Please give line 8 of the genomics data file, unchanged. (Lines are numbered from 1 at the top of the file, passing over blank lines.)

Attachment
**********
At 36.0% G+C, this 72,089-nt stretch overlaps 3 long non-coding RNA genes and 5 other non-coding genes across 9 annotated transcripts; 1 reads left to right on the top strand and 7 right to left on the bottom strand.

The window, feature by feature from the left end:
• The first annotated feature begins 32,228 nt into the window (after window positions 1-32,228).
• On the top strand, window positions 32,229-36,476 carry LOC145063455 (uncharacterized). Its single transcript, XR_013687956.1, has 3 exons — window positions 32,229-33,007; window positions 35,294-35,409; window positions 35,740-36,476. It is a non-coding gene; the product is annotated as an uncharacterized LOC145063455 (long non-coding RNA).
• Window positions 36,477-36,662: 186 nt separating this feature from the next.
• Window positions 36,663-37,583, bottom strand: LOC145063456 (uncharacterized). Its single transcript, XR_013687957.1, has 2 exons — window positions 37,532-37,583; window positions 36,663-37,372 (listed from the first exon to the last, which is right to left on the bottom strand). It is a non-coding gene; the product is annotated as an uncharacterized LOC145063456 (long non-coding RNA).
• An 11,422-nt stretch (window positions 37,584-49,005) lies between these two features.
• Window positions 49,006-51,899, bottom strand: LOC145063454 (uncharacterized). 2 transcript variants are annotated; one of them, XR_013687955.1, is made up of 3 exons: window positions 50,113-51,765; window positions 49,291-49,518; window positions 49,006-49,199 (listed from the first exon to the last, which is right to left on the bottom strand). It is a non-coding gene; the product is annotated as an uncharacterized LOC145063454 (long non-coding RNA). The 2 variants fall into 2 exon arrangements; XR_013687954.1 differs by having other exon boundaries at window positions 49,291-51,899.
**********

• Window positions 49,006-51,899, bottom strand: LOC145063454 (uncharacterized). 2 transcript variants are annotated; one of them, XR_013687955.1, is made up of 3 exons: window positions 50,113-51,765; window positions 49,291-49,518; window positions 49,006-49,199 (listed from the first exon to the last, which is right to left on the bottom strand). It is a non-coding gene; the product is annotated as an uncharacterized LOC145063454 (long non-coding RNA). The 2 variants fall into 2 exon arrangements; XR_013687954.1 differs by having other exon boundaries at window positions 49,291-51,899.